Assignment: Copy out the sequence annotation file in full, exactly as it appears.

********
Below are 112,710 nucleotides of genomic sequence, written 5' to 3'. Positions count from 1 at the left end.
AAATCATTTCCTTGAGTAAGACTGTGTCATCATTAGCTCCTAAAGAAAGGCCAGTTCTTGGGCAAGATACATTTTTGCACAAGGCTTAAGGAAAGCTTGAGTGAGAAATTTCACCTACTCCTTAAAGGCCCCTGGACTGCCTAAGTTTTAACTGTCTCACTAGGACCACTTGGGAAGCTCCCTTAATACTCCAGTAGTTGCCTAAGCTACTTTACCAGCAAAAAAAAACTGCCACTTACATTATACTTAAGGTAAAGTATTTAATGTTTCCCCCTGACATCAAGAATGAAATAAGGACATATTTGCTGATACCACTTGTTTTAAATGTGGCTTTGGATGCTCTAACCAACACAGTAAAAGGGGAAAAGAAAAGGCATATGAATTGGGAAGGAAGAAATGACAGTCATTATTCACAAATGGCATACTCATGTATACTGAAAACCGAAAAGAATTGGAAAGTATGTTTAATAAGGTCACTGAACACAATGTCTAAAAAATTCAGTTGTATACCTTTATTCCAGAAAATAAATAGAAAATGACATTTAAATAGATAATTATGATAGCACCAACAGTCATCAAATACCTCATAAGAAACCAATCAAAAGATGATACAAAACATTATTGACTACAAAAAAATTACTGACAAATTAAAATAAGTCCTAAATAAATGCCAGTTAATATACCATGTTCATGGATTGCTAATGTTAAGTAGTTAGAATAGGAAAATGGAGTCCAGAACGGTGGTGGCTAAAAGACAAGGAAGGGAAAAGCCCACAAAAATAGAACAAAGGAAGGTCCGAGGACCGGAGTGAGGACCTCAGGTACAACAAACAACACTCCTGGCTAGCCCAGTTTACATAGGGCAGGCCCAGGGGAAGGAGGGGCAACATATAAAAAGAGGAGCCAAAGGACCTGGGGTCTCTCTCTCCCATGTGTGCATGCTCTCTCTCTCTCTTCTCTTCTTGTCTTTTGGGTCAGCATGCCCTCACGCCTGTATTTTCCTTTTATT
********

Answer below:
Below are 112,710 nucleotides of genomic sequence, written 5' to 3'. Positions count from 1 at the left end.
AAATCATTTCCTTGAGTAAGACTGTGTCATCATTAGCTCCTAAAGAAAGGCCAGTTCTTGGGCAAGATACATTTTTGCACAAGGCTTAAGGAAAGCTTGAGTGAGAAATTTCACCTACTCCTTAAAGGCCCCTGGACTGCCTAAGTTTTAACTGTCTCACTAGGACCACTTGGGAAGCTCCCTTAATACTCCAGTAGTTGCCTAAGCTACTTTACCAGCAAAAAAAAACTGCCACTTACATTATACTTAAGGTAAAGTATTTAATGTTTCCCCCTGACATCAAGAATGAAATAAGGACATATTTGCTGATACCACTTGTTTTAAATGTGGCTTTGGATGCTCTAACCAACACAGTAAAAGGGGAAAAGAAAAGGCATATGAATTGGGAAGGAAGAAATGACAGTCATTATTCACAAATGGCATACTCATGTATACTGAAAACCGAAAAGAATTGGAAAGTATGTTTAATAAGGTCACTGAACACAATGTCTAAAAAATTCAGTTGTATACCTTTATTCCAGAAAATAAATAGAAAATGACATTTAAATAGATAATTATGATAGCACCAACAGTCATCAAATACCTCATAAGAAACCAATCAAAAGATGATACAAAACATTATTGACTACAAAAAAATTACTGACAAATTAAAATAAGTCCTAAATAAATGCCAGTTAATATACCATGTTCATGGATTGCTAATGTTAAGTAGTTAGAATAGGAAAATGGAGTCCAGAACGGTGGTGGCTAAAAGACAAGGAAGGGAAAAGCCCACAAAAATAGAACAAAGGAAGGTCCGAGGACCGGAGTGAGGACCTCAGGTACAACAAACAACACTCCTGGCTAGCCCAGTTTACATAGGGCAGGCCCAGGGGAAGGAGGGGCAACATATAAAAAGAGGAGCCAAAGGACCTGGGGTCTCTCTCTCCCATGTGTGCATGCTCTCTCTCTCTCTTCTCTTCTTGTCTTTTGGGTCAGCATGCCCTCACGCCTGTATTTTCCTTTTATT